With regard to this message, I suggest the following paragraph be added:

"The Holy and Great Council is the continuation of the Ecumenical Councils of the first eight centuries and the Great Councils of Photios the Great, St. Gregory Palamas, and the subsequent Councils of the Eastern Patriarchs."

These are the crucial and important subjects, not who will attend this Council and who will refuse to attend for alleged "reasons of conscience."

4. Ecclesiastical double-speak

When one reads some of these texts, they will notice that they breathe a spirit of double-speak.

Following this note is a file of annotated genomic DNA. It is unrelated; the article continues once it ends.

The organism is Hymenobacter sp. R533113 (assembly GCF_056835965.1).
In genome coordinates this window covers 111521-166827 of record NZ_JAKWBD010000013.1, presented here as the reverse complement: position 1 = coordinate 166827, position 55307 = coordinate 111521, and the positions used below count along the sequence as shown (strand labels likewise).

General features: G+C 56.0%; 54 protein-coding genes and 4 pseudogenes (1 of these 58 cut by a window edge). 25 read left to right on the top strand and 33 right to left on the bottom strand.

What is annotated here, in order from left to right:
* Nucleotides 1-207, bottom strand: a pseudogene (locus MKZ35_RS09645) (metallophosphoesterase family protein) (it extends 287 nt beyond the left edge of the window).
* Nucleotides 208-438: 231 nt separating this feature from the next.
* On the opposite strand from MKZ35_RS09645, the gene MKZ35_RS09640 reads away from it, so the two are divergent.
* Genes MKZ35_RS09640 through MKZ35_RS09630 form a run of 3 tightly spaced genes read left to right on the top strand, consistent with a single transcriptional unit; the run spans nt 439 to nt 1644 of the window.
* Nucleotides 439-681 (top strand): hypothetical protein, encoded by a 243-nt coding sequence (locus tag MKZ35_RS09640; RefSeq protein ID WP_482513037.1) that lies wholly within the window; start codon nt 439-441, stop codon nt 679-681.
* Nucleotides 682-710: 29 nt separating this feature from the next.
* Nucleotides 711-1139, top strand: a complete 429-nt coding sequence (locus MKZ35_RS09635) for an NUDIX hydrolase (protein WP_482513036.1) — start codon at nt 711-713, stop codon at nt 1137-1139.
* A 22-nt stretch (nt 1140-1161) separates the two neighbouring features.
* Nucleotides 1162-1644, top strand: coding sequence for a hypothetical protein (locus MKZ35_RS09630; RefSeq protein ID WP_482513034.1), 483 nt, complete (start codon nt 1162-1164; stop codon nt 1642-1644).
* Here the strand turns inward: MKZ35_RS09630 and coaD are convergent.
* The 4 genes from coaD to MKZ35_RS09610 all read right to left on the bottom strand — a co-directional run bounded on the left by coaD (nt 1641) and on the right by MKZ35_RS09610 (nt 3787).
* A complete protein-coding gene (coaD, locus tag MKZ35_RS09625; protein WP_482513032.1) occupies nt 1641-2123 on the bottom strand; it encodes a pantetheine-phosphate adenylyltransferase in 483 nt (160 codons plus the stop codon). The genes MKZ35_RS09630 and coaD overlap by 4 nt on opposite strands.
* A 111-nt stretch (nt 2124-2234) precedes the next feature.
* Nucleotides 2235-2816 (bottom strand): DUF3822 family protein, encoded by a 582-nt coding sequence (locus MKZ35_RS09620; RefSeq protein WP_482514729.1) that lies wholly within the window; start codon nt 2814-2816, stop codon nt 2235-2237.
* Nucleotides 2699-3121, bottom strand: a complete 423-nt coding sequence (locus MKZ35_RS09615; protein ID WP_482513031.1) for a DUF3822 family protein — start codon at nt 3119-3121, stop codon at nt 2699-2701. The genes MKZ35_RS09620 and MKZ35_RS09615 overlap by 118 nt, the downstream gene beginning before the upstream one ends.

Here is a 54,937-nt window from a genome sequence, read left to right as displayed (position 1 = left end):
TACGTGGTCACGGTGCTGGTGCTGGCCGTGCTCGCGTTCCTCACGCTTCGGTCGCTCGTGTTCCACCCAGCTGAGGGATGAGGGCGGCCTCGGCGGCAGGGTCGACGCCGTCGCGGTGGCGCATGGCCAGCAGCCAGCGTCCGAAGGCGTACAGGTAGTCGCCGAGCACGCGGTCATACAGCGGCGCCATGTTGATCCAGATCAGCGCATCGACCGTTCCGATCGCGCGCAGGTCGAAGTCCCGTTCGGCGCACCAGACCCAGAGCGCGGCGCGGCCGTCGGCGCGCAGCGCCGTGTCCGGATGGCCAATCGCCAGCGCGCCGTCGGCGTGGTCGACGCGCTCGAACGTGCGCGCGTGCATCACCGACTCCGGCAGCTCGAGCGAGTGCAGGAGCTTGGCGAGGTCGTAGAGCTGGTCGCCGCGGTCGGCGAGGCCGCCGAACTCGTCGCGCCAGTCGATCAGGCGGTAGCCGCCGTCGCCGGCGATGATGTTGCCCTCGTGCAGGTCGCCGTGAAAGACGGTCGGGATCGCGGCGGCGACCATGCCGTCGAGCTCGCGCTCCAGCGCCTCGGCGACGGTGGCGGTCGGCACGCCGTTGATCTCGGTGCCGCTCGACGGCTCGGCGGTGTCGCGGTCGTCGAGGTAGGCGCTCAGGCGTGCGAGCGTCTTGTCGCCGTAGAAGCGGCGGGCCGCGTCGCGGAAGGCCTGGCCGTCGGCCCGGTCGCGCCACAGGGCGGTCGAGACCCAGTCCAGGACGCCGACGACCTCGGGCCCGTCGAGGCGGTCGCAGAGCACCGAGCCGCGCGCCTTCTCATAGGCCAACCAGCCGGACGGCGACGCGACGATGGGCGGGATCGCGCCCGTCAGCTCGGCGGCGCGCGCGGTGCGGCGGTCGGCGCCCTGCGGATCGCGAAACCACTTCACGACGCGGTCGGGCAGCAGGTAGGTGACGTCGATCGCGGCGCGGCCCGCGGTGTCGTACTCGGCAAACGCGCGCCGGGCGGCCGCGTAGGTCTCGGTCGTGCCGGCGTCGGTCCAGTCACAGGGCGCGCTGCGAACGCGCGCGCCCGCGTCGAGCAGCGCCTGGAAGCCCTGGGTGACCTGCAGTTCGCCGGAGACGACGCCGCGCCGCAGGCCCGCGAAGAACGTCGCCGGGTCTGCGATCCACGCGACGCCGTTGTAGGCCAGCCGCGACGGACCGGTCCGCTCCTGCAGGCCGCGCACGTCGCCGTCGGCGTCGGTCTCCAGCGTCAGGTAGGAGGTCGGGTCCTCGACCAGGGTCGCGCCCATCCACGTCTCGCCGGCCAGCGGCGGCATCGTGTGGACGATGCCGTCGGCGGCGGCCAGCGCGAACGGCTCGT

The term double-speak might offend, but it expresses a reality when we are aware of the whole spirit which surrounds the relevant subjects. In another text of mine, I have pointed out the ambiguous subjects present in certain texts, as have many others—bishops, clergy, monastics, theologians, laypeople—and for that reason no one should be offended by this. This label is necessary if we consider that it concerns Pan-Orthodox Conciliar documents, which need to be precise. In our everyday communication and occasionally in our documents, certain words might be used which can give rise to concern. For example, we might write or say "Roman Catholic Church" or "Protestant Church", etc., but when confessional documents are being put together, texts which will remain as a decision of the Holy and Great Council, then we must exercise greater care. St. Gregory Palamas, during his theological struggle in the hesychast controversy, established the following basic principle: "ἕτερον ἐστιν ἡ ὑπέρ τῆς εὐσεβείας ἀντιλογία καί ἕτερον ἡ τῆς πίστεως ὁµολογία" ("a response for the sake of piety is one thing, confession of faith another").